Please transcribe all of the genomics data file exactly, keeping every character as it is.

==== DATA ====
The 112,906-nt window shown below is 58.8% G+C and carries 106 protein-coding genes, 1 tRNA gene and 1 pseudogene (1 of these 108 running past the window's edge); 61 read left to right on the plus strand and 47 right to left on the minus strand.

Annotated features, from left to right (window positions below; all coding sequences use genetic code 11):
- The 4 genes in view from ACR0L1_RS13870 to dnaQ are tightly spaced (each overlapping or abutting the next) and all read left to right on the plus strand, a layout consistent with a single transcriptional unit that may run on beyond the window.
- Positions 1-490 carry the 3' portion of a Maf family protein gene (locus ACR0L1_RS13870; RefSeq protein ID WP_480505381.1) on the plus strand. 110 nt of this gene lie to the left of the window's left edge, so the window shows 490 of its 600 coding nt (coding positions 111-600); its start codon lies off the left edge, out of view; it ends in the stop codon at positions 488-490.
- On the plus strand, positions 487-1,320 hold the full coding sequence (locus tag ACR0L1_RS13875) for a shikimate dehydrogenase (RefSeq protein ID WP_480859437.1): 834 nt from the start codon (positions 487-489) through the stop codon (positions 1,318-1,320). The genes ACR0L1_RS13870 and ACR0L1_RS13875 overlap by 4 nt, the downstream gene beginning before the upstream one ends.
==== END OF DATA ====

The 112,906-nt window shown below is 58.8% G+C and carries 106 protein-coding genes, 1 tRNA gene and 1 pseudogene (1 of these 108 running past the window's edge); 61 read left to right on the plus strand and 47 right to left on the minus strand.

Annotated features, from left to right (window positions below; all coding sequences use genetic code 11):
- The 4 genes in view from ACR0L1_RS13870 to dnaQ are tightly spaced (each overlapping or abutting the next) and all read left to right on the plus strand, a layout consistent with a single transcriptional unit that may run on beyond the window.
- Positions 1-490 carry the 3' portion of a Maf family protein gene (locus ACR0L1_RS13870; RefSeq protein ID WP_480505381.1) on the plus strand. 110 nt of this gene lie to the left of the window's left edge, so the window shows 490 of its 600 coding nt (coding positions 111-600); its start codon lies off the left edge, out of view; it ends in the stop codon at positions 488-490.
- On the plus strand, positions 487-1,320 hold the full coding sequence (locus tag ACR0L1_RS13875) for a shikimate dehydrogenase (RefSeq protein ID WP_480859437.1): 834 nt from the start codon (positions 487-489) through the stop codon (positions 1,318-1,320). The genes ACR0L1_RS13870 and ACR0L1_RS13875 overlap by 4 nt, the downstream gene beginning before the upstream one ends.